In 1901, the Everett Republican Committee nominated Arthur E. Jordan for one of the three seats on the Common Council in Ward Five. At the time, the GOP nomination ensured election and Mr. Jordan was indeed elected. At its core, that doesn’t sound like much of a story and judging from newspaper accounts, it wasn’t. Except for a brief mention in both the Boston Globe and the Boston Post, the story did not generate much interest. The lack of publicity that the story generated led to a decades-long inaccuracy in Everett History. For years, it was widely believed that Robert Smith of Woodville Street was the first African-American elected to the Everett City Council in 1929. It turns out that it was Arthur E. Jordan in 1901.
There is a saying that “If you worry about who gets the credit, nothing will ever get done”. Rev. Dr. Albert R. Sampson has taken that motto almost to an extreme. While those “who were there” certainly recognize his role in the struggle for civil rights, history continues to slight his influence.
Al Sampson grew up across the street from Baldwin Avenue Park. When his mother was “violated” by a doctor in Melrose, his family fell apart and he was sent to live with his mother’s brother Paul and his wife Mildred at 13 Baldwin Avenue.
The Baldwin Avenue Park area was a close-knit area filled with memories that still resonate with the people who grew up there. Eighty-year old Stanley Ruggiero (Valley Street) still remembers the day that his father Frank bought a two-wheeled bike for him from the Pearsons (Baldwin Avenue) and no one can forget Frank’s not-so-secret Sunday morning bar in the cellar of their brick three- family house. Folks who grew up in that area still refer to the streets divided by Main Street as Upper and Lower Baldwin, Winslow and Clark Streets.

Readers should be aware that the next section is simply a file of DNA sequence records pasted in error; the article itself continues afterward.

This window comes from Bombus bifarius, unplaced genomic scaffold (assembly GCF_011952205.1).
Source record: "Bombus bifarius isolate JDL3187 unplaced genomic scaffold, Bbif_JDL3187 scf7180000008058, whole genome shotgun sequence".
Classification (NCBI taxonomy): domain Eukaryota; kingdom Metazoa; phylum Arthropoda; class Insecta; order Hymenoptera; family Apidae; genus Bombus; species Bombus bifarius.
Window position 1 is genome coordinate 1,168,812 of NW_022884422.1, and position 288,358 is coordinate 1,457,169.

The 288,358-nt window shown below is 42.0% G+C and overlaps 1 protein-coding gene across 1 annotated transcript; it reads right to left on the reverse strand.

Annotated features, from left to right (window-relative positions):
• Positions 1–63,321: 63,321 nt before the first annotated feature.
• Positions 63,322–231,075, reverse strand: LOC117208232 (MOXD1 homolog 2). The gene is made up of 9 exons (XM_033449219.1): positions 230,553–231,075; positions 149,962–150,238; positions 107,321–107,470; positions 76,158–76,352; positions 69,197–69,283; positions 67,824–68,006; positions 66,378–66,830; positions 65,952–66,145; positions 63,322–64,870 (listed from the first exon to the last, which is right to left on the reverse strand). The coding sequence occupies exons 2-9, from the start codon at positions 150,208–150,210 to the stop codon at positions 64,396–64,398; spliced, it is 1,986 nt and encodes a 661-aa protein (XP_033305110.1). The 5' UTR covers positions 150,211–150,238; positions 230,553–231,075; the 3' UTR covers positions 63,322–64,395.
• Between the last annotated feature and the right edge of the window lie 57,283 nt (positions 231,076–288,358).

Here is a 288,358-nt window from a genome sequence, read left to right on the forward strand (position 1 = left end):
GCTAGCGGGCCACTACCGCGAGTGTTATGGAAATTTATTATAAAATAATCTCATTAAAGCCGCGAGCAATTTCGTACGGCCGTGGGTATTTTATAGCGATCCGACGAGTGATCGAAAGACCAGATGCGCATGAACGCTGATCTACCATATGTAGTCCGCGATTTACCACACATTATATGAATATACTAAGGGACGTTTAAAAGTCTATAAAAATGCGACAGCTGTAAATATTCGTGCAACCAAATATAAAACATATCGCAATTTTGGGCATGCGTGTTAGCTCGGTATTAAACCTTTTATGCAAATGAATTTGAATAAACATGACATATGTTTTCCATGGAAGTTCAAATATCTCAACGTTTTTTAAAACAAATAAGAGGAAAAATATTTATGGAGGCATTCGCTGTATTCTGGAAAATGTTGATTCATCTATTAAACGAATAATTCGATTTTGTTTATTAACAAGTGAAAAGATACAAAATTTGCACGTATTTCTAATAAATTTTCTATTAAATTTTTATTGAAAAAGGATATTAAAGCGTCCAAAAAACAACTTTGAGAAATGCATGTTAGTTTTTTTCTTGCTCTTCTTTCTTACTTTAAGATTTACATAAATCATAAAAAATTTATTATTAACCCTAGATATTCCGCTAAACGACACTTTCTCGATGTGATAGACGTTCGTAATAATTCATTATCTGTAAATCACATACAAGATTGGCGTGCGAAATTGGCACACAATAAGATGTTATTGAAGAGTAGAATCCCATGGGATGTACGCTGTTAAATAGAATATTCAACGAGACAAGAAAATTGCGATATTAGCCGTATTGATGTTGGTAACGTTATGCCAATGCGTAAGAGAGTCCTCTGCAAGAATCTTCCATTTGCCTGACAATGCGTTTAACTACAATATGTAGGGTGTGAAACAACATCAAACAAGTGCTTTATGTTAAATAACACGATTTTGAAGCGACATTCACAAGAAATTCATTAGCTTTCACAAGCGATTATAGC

Lee G. Johnson grew up in what would eventually become a single-parent household in the Cherry Street projects. With very little to call their own, Lee’s mother Geraldine would remind him and his brother George to be grateful for what they had and to use it to the best of their ability.
Lee took his mother’s advice to heart. While she worked at various jobs to support the family including at the state Commission on Indian Affairs, Lee and his brother would play sports and all the other games that the project kids enjoyed. At Everett High School, Lee was a good student but truly excelled on the basketball court. Lee was named All-Scholastic, All-State and All-New England for his exploits on the court but he knew that his future was not in the NBA but elsewhere. He attended a junior college before attending UMass.
Omar Easy was blessed with a prototypical American football body that any high school coach would covet; the only problem was that Easy wasn’t from America. Omar grew up in Jamaica running track and playing soccer and cricket. To Omar, six points was what you scored by hitting a cricket ball across the boundary line of the field without a bounce, a sixer, not for crossing the goal line on the gridiron.
There is no way one can capture the spirit of Walter Carrington by the written word. His resume, while certainly impressive, does not tell the full story. His own words better express this man’s heart and most of the quotes are from his essay, Remembrance of an Atypical Black American Boyhood Published by the Harvard Book Store in Paige Leaves: Essays Inspired by New England.
Walter Charles Carrington was born July 24, 1930 in New York City, New York to Marjorie Irene Hayes Carrington and Walter Randolph Carrington, an immigrant from Barbados. His mother and father divorced and Walter and his sister came to live with his father’s family on Cedar Terrace.